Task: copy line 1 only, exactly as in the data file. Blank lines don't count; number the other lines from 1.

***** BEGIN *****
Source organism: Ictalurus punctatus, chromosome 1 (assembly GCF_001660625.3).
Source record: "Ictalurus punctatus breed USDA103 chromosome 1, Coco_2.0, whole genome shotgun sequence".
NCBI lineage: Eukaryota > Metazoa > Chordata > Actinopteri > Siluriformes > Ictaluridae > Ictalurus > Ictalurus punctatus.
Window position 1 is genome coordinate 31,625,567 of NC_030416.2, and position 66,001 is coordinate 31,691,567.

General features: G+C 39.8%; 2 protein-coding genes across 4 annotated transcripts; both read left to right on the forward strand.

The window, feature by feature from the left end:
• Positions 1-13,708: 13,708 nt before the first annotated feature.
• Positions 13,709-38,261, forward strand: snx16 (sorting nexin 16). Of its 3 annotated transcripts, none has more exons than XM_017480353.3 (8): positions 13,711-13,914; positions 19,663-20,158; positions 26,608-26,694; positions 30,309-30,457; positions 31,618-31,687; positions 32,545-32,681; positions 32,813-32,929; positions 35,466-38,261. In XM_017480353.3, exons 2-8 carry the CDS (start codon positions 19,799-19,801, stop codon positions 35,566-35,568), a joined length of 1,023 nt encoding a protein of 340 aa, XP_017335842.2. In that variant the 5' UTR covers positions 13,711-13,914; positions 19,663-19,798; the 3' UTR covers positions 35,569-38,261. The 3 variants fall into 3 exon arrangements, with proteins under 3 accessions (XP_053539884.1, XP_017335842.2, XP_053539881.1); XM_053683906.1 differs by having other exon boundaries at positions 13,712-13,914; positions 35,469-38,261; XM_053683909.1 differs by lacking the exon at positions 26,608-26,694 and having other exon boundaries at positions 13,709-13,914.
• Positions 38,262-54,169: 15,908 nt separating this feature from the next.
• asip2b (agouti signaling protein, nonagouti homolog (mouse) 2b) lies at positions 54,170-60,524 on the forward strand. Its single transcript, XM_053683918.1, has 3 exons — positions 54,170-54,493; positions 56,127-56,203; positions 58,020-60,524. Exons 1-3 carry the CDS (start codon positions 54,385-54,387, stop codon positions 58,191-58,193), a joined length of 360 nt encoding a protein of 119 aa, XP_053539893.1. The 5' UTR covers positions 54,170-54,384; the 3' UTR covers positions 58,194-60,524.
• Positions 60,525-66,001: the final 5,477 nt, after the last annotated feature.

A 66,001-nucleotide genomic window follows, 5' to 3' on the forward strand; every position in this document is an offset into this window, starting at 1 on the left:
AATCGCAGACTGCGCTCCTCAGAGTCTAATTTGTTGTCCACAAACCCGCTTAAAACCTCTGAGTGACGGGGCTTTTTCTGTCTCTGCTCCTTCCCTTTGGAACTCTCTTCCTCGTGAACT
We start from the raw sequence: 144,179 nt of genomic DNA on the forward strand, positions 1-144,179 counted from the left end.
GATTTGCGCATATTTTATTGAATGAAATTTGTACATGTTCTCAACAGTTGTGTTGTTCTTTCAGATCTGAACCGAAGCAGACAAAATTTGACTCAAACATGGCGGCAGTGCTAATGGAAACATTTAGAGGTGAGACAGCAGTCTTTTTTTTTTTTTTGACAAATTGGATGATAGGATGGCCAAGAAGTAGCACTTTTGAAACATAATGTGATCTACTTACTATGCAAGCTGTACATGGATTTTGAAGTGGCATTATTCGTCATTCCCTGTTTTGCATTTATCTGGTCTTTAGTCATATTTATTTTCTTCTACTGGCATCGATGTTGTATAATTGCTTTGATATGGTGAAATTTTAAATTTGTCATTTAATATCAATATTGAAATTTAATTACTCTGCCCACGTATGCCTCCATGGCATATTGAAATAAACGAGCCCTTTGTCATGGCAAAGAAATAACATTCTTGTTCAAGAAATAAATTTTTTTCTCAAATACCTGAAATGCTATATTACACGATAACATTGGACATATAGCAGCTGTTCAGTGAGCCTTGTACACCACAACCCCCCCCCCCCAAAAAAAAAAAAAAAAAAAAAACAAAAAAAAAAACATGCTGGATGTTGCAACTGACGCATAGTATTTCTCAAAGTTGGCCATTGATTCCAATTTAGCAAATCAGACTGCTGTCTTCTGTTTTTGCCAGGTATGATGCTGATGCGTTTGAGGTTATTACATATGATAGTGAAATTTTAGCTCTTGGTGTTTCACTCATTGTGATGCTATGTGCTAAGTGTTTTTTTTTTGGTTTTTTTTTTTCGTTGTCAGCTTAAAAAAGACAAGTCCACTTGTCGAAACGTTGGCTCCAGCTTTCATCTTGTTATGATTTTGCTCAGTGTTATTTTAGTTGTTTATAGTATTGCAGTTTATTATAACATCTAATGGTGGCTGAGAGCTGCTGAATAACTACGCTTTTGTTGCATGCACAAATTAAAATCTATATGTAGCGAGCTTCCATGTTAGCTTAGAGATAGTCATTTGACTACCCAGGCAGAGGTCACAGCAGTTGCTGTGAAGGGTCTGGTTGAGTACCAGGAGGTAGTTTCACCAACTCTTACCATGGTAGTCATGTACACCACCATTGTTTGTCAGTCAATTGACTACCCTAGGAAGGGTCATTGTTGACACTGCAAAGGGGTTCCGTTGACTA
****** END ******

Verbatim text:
Source organism: Ictalurus punctatus, chromosome 1 (assembly GCF_001660625.3).